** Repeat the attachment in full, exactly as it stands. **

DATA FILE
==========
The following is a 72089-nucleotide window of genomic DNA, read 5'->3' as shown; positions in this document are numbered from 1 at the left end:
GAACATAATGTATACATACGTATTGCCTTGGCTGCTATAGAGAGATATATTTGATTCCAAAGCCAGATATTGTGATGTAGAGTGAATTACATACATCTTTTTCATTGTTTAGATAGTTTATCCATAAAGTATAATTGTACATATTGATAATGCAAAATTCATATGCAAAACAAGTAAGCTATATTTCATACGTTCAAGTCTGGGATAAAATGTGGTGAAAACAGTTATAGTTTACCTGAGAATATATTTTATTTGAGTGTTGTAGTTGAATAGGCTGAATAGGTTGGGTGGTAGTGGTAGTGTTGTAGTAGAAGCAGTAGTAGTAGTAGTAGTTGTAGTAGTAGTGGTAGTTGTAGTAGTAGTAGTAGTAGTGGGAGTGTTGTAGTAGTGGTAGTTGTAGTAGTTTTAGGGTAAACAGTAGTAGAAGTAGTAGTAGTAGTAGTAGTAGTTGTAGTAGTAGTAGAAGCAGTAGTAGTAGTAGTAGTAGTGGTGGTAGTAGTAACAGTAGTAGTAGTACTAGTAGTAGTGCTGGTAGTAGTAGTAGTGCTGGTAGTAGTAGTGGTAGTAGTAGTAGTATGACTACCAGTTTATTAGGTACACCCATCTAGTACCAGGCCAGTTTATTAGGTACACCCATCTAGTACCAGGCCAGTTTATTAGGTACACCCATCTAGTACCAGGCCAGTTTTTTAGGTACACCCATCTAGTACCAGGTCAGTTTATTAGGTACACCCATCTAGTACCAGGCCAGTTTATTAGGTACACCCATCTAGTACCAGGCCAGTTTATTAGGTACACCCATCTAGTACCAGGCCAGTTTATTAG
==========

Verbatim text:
The following is a 72089-nucleotide window of genomic DNA, read 5'->3' as shown; positions in this document are numbered from 1 at the left end:
GAACATAATGTATACATACGTATTGCCTTGGCTGCTATAGAGAGATATATTTGATTCCAAAGCCAGATATTGTGATGTAGAGTGAATTACATACATCTTTTTCATTGTTTAGATAGTTTATCCATAAAGTATAATTGTACATATTGATAATGCAAAATTCATATGCAAAACAAGTAAGCTATATTTCATACGTTCAAGTCTGGGATAAAATGTGGTGAAAACAGTTATAGTTTACCTGAGAATATATTTTATTTGAGTGTTGTAGTTGAATAGGCTGAATAGGTTGGGTGGTAGTGGTAGTGTTGTAGTAGAAGCAGTAGTAGTAGTAGTAGTTGTAGTAGTAGTGGTAGTTGTAGTAGTAGTAGTAGTAGTGGGAGTGTTGTAGTAGTGGTAGTTGTAGTAGTTTTAGGGTAAACAGTAGTAGAAGTAGTAGTAGTAGTAGTAGTAGTTGTAGTAGTAGTAGAAGCAGTAGTAGTAGTAGTAGTAGTGGTGGTAGTAGTAACAGTAGTAGTAGTACTAGTAGTAGTGCTGGTAGTAGTAGTAGTGCTGGTAGTAGTAGTGGTAGTAGTAGTAGTATGACTACCAGTTTATTAGGTACACCCATCTAGTACCAGGCCAGTTTATTAGGTACACCCATCTAGTACCAGGCCAGTTTATTAGGTACACCCATCTAGTACCAGGCCAGTTTTTTAGGTACACCCATCTAGTACCAGGTCAGTTTATTAGGTACACCCATCTAGTACCAGGCCAGTTTATTAGGTACACCCATCTAGTACCAGGCCAGTTTATTAGGTACACCCATCTAGTACCAGGCCAGTTTATTAG